From “World of Wonders”: Elton, a performer in the World of Wonders, says of the traveling sideshow’s appeal to audiences, “For one moment those people are 9 years old again.”
Fire-breathing bizarros are so hard to find these days. (No, Glenn Beck doesn’t count.) And when’s the last time you saw a girl change into a gorilla? A headless woman? The Human Blockhead? (Again, Glenn Beck doesn’t count.) What used to be a mainstay of American circuses and county fairs — the sideshow grotesquerie — is on its last legs. As an impresario tells Jimmy and Dena Katz in their eye-popping book World of Wonders: “In its heyday, around 1950, there were 104 traveling sideshows touring America. Today, the World of Wonders is the only one left.”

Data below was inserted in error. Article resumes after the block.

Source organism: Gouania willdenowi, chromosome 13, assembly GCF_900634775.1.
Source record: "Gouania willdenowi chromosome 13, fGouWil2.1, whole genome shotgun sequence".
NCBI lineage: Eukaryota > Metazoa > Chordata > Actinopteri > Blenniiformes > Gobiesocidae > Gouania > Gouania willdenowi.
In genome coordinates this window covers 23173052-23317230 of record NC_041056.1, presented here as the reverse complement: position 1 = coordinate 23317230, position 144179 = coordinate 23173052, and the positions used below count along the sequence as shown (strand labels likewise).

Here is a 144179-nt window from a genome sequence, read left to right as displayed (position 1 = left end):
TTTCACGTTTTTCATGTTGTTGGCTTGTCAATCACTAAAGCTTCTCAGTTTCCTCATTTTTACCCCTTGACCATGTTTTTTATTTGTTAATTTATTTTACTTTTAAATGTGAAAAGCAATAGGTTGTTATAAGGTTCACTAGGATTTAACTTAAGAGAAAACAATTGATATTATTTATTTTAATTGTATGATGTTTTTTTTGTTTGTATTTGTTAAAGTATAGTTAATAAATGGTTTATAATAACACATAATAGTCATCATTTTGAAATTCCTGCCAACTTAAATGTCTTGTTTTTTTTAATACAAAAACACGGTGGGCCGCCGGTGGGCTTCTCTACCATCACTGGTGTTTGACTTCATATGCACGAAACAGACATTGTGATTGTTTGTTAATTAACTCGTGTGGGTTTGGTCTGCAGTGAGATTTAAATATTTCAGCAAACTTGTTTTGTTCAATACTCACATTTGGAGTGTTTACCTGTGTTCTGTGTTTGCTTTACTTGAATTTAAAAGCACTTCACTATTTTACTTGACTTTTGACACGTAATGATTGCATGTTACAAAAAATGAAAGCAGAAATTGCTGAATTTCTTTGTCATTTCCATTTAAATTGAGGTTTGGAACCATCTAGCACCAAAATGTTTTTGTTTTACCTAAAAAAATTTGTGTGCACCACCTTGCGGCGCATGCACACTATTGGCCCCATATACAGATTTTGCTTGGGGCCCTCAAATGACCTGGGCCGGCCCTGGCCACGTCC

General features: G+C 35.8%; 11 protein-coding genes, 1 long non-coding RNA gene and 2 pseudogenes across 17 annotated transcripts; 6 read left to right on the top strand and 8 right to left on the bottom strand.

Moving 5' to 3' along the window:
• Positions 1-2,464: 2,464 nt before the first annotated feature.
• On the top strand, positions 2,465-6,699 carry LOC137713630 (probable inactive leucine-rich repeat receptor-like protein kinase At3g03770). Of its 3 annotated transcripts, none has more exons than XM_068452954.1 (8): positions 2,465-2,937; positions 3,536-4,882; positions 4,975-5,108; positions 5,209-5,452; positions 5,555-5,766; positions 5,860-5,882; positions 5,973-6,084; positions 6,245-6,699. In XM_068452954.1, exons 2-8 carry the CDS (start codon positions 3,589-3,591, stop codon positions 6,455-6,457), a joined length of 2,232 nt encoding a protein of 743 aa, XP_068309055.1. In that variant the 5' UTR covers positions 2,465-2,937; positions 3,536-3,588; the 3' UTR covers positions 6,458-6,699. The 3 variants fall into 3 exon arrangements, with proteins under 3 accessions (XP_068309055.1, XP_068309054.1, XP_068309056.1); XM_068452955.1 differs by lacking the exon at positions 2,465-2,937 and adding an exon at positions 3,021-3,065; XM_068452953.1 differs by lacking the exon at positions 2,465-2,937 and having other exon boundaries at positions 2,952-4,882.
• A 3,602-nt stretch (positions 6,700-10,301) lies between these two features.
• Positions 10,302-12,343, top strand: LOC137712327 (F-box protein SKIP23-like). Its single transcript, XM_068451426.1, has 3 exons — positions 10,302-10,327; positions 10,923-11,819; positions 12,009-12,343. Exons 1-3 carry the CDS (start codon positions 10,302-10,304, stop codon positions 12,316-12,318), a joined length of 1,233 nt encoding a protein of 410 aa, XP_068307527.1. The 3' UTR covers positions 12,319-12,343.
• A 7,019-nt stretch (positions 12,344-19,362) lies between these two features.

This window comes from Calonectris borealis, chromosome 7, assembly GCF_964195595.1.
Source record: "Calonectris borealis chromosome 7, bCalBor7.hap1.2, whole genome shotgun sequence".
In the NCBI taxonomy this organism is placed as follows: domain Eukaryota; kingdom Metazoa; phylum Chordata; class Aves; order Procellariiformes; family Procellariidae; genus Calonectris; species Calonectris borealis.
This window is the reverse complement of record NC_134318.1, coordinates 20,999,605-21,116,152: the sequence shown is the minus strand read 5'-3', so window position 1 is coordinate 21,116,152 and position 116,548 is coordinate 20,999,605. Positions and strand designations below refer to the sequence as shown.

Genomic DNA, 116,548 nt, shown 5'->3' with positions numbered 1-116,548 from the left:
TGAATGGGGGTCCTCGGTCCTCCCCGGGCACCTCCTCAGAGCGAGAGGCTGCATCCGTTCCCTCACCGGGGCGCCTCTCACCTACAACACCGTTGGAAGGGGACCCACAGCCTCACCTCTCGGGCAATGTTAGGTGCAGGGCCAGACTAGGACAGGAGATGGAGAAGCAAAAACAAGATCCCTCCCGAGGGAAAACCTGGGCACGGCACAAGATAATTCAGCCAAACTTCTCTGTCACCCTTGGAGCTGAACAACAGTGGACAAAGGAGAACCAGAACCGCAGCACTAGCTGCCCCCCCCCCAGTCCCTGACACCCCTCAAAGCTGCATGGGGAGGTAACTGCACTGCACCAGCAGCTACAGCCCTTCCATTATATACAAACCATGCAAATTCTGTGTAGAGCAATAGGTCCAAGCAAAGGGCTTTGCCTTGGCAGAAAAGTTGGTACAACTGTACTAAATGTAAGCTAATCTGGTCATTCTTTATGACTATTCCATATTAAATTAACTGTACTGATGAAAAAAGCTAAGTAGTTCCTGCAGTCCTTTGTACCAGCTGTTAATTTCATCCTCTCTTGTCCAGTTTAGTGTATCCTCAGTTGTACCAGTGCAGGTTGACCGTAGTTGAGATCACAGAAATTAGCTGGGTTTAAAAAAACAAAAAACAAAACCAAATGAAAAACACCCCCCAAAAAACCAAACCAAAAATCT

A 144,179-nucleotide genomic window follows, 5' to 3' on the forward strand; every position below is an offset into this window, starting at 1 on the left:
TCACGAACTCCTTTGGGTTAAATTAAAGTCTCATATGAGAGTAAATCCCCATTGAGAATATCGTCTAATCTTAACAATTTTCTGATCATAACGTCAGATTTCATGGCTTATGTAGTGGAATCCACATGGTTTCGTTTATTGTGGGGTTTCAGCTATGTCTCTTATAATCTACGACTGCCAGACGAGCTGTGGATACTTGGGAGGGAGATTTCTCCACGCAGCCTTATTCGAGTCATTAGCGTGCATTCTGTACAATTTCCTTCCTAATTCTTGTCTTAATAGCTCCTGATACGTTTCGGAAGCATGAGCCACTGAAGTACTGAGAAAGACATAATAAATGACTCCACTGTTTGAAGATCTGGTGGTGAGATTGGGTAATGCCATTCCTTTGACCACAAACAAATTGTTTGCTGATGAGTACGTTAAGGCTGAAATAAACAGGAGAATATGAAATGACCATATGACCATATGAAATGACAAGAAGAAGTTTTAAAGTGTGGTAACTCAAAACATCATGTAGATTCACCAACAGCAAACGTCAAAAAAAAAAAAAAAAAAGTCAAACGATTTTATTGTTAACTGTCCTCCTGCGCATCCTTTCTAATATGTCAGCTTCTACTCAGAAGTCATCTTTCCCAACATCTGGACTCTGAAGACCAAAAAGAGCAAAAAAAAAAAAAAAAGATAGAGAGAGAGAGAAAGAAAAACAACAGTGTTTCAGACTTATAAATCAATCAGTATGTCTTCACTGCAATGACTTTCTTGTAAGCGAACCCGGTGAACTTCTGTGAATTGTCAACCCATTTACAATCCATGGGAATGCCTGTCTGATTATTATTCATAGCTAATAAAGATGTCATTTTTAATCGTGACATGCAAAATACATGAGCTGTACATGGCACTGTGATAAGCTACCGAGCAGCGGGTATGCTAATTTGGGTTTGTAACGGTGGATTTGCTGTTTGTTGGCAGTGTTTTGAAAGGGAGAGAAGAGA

Large-format camera in tow, the Katzes spent three seasons following the sword swallowers, snake handlers, illusionists and other performers of aberrational entertainment who make up the World of Wonders, capturing the glitter and kitsch, the liberty and hardship of the open road. The results are startling: dazzling portraits in lurid color, with an unflinching, high-definition intimacy. Also revealing are the excerpts from interviews — stark, prosaic, true — that lay bare the motivations and stoicism impelling this merry, if bone-tired, band of misfits.